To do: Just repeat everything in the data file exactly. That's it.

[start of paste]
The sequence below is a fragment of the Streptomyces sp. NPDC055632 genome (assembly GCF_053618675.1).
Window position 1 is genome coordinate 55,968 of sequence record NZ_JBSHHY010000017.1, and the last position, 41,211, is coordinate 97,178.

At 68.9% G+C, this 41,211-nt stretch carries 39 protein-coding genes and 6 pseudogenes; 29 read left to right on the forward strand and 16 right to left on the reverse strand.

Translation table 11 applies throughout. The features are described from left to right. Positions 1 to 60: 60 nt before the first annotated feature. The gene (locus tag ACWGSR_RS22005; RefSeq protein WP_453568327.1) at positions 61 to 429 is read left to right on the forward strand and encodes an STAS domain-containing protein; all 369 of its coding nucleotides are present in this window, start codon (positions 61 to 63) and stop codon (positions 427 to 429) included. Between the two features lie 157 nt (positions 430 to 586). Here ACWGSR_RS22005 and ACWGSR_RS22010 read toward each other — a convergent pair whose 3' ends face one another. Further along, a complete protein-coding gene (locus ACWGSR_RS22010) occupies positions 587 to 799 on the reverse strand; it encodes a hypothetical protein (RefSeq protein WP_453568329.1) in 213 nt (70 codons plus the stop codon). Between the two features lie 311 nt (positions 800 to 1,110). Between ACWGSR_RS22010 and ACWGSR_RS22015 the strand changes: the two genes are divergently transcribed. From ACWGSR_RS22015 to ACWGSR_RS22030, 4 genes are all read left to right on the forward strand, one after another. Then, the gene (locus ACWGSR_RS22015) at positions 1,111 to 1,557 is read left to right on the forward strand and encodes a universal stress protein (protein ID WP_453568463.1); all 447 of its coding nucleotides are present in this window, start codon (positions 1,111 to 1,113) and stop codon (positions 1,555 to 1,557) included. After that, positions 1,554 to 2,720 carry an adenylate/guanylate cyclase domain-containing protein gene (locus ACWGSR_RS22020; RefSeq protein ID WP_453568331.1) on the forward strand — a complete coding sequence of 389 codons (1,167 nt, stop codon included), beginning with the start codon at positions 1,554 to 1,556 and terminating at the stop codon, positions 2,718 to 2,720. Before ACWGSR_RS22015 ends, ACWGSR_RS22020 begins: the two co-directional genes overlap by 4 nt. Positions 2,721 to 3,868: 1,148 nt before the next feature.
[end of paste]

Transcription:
The sequence below is a fragment of the Streptomyces sp. NPDC055632 genome (assembly GCF_053618675.1).
Window position 1 is genome coordinate 55,968 of sequence record NZ_JBSHHY010000017.1, and the last position, 41,211, is coordinate 97,178.

At 68.9% G+C, this 41,211-nt stretch carries 39 protein-coding genes and 6 pseudogenes; 29 read left to right on the forward strand and 16 right to left on the reverse strand.

Translation table 11 applies throughout. The features are described from left to right. Positions 1 to 60: 60 nt before the first annotated feature. The gene (locus tag ACWGSR_RS22005; RefSeq protein WP_453568327.1) at positions 61 to 429 is read left to right on the forward strand and encodes an STAS domain-containing protein; all 369 of its coding nucleotides are present in this window, start codon (positions 61 to 63) and stop codon (positions 427 to 429) included. Between the two features lie 157 nt (positions 430 to 586). Here ACWGSR_RS22005 and ACWGSR_RS22010 read toward each other — a convergent pair whose 3' ends face one another. Further along, a complete protein-coding gene (locus ACWGSR_RS22010) occupies positions 587 to 799 on the reverse strand; it encodes a hypothetical protein (RefSeq protein WP_453568329.1) in 213 nt (70 codons plus the stop codon). Between the two features lie 311 nt (positions 800 to 1,110). Between ACWGSR_RS22010 and ACWGSR_RS22015 the strand changes: the two genes are divergently transcribed. From ACWGSR_RS22015 to ACWGSR_RS22030, 4 genes are all read left to right on the forward strand, one after another. Then, the gene (locus ACWGSR_RS22015) at positions 1,111 to 1,557 is read left to right on the forward strand and encodes a universal stress protein (protein ID WP_453568463.1); all 447 of its coding nucleotides are present in this window, start codon (positions 1,111 to 1,113) and stop codon (positions 1,555 to 1,557) included. After that, positions 1,554 to 2,720 carry an adenylate/guanylate cyclase domain-containing protein gene (locus ACWGSR_RS22020; RefSeq protein ID WP_453568331.1) on the forward strand — a complete coding sequence of 389 codons (1,167 nt, stop codon included), beginning with the start codon at positions 1,554 to 1,556 and terminating at the stop codon, positions 2,718 to 2,720. Before ACWGSR_RS22015 ends, ACWGSR_RS22020 begins: the two co-directional genes overlap by 4 nt. Positions 2,721 to 3,868: 1,148 nt before the next feature.